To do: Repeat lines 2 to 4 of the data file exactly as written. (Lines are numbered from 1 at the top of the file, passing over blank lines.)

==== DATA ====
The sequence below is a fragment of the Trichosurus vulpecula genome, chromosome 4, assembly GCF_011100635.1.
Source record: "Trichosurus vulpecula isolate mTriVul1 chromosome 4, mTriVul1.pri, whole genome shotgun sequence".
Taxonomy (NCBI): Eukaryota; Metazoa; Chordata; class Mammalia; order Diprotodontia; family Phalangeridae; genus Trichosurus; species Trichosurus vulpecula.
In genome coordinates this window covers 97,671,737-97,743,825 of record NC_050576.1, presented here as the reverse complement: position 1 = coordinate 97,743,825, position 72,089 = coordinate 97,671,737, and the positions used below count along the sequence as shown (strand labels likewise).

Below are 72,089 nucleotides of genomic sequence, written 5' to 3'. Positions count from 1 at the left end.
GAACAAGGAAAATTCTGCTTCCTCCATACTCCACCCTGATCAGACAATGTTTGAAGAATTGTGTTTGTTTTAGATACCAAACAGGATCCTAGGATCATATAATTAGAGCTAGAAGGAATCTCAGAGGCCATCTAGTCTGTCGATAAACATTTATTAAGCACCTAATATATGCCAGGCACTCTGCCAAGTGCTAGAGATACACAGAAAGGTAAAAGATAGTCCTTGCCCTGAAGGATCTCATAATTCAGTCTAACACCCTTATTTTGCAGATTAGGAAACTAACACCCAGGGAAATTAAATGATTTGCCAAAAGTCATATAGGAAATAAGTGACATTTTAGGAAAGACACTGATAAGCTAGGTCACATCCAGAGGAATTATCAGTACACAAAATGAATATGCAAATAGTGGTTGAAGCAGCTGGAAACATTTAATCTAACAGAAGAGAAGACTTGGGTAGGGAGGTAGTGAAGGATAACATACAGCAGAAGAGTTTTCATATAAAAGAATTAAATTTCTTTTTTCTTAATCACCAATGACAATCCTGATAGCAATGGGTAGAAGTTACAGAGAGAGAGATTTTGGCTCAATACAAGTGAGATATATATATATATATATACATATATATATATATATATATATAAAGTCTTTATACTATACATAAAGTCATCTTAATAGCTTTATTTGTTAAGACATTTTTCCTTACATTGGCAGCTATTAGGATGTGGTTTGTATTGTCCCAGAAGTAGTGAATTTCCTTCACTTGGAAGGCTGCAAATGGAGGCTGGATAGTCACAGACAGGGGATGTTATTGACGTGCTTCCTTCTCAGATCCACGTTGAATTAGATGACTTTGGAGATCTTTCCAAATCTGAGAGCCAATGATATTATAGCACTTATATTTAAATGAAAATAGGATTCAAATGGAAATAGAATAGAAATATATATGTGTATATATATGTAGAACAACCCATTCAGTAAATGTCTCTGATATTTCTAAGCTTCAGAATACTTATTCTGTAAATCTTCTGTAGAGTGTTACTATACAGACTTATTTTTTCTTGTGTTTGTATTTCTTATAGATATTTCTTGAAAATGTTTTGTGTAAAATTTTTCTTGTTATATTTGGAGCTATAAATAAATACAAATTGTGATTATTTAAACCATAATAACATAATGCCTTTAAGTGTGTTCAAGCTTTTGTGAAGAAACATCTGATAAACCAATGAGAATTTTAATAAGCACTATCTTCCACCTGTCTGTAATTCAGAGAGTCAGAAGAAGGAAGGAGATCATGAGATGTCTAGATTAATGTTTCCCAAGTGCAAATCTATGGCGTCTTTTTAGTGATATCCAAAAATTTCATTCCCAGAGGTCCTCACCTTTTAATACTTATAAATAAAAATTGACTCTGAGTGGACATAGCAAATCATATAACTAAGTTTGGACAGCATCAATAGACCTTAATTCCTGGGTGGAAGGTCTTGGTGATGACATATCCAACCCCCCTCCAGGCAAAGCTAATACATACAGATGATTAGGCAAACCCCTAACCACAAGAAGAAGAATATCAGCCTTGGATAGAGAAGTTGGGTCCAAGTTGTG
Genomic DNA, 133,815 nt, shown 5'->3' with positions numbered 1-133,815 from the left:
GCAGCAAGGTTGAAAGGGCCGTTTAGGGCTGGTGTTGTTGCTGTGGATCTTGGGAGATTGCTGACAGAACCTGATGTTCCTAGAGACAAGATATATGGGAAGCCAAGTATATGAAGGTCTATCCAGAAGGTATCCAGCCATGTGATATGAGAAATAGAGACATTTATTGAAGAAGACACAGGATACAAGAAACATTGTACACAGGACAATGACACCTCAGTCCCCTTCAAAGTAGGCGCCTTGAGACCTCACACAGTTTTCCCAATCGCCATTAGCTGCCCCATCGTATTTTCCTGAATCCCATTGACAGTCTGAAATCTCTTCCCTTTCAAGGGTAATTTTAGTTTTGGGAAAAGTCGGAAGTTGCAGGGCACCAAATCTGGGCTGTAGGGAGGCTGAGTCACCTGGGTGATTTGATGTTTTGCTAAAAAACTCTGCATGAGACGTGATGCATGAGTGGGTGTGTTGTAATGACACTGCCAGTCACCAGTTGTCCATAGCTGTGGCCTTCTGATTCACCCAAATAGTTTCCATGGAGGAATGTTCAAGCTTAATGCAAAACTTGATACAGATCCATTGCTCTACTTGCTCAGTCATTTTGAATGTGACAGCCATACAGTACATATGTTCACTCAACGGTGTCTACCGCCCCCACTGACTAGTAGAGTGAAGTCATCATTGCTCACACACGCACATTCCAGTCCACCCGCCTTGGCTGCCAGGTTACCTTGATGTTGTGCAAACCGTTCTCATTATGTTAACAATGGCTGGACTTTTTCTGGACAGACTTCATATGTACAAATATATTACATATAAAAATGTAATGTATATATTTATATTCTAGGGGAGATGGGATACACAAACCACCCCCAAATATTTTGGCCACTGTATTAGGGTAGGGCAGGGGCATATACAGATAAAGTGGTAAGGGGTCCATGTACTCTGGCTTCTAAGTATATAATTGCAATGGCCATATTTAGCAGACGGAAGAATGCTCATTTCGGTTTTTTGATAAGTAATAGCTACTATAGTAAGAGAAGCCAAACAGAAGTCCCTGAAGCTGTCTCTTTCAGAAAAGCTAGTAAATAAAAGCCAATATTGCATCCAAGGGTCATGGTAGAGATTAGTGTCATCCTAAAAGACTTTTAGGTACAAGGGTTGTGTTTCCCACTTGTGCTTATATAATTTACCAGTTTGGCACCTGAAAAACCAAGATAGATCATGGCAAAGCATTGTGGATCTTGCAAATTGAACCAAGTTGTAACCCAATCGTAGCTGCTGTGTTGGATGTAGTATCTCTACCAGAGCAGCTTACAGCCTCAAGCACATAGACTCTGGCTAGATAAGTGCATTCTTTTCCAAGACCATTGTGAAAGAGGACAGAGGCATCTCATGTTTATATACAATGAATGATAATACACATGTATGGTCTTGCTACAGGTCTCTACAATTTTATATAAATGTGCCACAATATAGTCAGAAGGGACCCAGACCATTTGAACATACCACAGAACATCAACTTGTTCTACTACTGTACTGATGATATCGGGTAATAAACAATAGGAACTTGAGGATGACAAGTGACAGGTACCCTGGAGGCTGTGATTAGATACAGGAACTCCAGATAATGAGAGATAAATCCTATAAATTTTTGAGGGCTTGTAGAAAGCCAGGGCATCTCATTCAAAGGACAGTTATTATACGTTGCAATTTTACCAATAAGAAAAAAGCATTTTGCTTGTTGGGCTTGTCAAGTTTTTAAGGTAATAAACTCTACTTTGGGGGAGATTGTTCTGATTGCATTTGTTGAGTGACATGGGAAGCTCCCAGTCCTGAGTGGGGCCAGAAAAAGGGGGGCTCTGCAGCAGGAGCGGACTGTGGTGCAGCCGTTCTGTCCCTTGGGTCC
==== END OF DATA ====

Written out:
Source record: "Trichosurus vulpecula isolate mTriVul1 chromosome 4, mTriVul1.pri, whole genome shotgun sequence".
Taxonomy (NCBI): Eukaryota; Metazoa; Chordata; class Mammalia; order Diprotodontia; family Phalangeridae; genus Trichosurus; species Trichosurus vulpecula.
In genome coordinates this window covers 97,671,737-97,743,825 of record NC_050576.1, presented here as the reverse complement: position 1 = coordinate 97,743,825, position 72,089 = coordinate 97,671,737, and the positions used below count along the sequence as shown (strand labels likewise).